Effects of a School-Based Social–Emotional and Character Development Program on Health Behaviors: A Matched-Pair, Cluster-Randomized Controlled Trial
- 616 Downloads
There is considerable research that suggests that school-based social–emotional programs can foster improved mental health and reduce problem behaviors for participating youth; in contrast, much less is known about the impact of these programs on physical health, even though some of these programs also include at least limited direct attention to promoting physical health behaviors. We examined the effects of one such program, Positive Action (PA), on physical health behaviors and body mass index (BMI), and tested for mediation of program effects through a measure of social–emotional and character development (SECD). Participating schools in the matched-pair, cluster-randomized trial were 14 low-performing K-8 Chicago Public Schools. We followed a cohort of students in each school from grades 3 to 8 (eight waves of data collection; 1170 total students). Student self-reports of health behaviors served as the basis for measures of healthy eating and exercise, unhealthy eating, personal hygiene, consistent bedtime, and SECD. We collected height and weight measurements at endpoint to calculate age- and gender-adjusted BMI z-scores. Longitudinal multilevel modeling analyses revealed evidence of favorable program effects on personal hygiene [effect size (ES) = 0.48], healthy eating and exercise (ES = 0.21), and unhealthy eating (ES = −0.19); in addition, BMI z-scores were lower among students in PA schools at endpoint (ES = −0.21). Program effects were not moderated by either gender or student mobility. Longitudinal structural equation modeling demonstrated mediation through SECD for healthy eating and exercise, unhealthy eating, and personal hygiene. Findings suggest that a SECD program without a primary focus on health behavior promotion can have a modest impact on outcomes in this domain during the childhood to adolescence transition.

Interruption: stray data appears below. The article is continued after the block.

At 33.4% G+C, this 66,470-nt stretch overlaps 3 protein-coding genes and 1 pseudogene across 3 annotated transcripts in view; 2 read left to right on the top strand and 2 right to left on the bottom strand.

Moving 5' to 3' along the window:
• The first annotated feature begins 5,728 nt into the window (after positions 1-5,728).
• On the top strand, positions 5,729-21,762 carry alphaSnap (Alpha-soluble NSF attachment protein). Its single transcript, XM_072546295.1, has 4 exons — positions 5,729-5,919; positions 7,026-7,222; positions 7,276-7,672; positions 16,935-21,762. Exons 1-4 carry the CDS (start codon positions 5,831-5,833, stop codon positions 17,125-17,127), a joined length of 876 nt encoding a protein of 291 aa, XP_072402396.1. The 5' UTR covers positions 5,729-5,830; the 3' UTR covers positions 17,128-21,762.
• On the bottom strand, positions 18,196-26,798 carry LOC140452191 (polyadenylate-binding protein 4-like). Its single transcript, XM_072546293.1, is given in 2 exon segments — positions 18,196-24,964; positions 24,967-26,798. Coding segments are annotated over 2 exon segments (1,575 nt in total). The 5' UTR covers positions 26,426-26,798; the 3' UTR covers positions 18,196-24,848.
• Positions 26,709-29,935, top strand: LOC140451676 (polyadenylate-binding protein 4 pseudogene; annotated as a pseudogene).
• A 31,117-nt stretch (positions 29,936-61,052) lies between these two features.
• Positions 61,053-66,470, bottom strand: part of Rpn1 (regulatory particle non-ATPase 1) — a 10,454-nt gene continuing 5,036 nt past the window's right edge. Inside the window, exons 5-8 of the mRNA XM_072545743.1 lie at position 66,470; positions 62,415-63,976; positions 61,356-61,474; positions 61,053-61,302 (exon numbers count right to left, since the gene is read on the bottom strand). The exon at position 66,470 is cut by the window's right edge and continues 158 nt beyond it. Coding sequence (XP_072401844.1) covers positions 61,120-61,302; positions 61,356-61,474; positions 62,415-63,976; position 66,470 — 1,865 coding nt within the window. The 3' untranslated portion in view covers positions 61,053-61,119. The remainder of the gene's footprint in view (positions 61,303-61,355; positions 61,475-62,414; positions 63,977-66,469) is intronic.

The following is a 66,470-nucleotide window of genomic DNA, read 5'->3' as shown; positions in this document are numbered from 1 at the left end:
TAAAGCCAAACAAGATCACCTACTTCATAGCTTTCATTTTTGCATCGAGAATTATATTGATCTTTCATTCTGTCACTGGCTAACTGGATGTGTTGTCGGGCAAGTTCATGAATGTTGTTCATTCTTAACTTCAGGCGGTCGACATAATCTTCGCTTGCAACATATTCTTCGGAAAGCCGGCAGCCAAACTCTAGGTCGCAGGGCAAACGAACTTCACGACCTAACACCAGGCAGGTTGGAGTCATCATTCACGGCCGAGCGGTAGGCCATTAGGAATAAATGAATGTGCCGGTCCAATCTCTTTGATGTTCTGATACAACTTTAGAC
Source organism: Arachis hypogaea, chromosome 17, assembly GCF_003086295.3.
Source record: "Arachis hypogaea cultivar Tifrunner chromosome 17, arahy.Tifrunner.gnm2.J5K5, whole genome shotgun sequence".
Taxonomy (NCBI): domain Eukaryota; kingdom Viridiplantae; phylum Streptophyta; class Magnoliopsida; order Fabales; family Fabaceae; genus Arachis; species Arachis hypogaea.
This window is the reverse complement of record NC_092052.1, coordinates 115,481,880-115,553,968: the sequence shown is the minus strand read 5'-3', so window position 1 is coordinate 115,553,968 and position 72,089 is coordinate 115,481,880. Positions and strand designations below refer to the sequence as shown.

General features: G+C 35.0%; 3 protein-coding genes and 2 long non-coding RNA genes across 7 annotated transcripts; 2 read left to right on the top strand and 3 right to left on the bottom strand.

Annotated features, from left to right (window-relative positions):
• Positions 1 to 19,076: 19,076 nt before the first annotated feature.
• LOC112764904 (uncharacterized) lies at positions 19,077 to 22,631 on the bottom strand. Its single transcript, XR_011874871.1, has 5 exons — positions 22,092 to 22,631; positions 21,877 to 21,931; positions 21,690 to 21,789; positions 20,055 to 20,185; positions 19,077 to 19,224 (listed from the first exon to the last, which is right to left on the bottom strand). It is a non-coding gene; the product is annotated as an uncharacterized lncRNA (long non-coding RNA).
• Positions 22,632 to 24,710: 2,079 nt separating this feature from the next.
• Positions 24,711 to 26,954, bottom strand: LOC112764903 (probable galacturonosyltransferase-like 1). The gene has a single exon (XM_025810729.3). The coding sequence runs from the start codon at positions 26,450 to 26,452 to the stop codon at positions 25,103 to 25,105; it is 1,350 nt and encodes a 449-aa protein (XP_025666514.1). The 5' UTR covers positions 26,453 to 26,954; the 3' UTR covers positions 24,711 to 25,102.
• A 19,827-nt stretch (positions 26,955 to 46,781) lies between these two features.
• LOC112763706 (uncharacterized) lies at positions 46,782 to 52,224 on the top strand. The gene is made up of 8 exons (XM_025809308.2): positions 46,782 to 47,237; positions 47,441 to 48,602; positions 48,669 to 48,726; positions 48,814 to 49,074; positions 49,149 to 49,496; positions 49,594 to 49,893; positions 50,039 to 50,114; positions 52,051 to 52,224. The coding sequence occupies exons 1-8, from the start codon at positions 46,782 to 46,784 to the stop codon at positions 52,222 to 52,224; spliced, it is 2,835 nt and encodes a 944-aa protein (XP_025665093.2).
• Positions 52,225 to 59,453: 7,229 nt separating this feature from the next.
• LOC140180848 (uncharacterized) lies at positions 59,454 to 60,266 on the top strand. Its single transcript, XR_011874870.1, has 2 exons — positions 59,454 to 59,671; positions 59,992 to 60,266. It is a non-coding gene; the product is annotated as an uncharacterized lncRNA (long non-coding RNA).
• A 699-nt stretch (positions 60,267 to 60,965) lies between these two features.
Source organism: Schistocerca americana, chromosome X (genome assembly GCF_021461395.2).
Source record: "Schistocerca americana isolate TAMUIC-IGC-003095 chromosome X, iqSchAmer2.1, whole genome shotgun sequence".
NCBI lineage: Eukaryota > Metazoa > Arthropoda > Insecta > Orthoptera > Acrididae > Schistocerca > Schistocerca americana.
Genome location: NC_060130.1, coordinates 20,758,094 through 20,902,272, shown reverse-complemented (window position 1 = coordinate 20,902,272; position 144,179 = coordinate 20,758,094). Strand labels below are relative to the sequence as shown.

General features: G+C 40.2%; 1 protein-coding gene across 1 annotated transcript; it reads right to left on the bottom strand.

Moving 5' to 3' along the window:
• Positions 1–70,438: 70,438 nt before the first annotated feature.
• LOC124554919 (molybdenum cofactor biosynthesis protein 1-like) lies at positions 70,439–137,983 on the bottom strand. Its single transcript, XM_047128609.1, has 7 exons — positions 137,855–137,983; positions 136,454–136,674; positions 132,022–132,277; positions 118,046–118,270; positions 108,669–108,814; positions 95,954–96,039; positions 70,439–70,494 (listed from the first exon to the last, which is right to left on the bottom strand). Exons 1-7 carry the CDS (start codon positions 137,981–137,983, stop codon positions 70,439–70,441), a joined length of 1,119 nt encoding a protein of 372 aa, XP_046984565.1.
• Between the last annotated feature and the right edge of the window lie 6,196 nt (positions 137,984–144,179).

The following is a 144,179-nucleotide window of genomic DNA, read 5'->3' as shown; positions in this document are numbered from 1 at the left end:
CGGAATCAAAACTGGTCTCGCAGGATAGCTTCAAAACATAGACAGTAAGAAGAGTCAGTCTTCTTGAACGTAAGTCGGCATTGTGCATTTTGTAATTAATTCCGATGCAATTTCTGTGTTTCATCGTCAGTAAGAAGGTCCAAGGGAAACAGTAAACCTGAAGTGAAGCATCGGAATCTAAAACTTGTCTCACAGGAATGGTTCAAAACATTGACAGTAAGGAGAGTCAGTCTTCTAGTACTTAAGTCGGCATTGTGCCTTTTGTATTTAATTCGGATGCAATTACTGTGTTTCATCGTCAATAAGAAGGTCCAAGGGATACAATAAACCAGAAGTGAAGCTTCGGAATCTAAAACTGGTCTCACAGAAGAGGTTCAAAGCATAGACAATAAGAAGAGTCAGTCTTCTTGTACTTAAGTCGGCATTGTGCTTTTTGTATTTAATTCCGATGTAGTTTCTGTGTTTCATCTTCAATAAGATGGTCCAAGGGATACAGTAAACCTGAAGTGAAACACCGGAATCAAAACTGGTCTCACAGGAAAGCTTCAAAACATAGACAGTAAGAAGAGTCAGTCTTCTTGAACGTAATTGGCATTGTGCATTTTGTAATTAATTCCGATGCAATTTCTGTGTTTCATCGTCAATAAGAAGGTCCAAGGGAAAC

KeywordsHealth behavior Social–emotional and character development School-based trial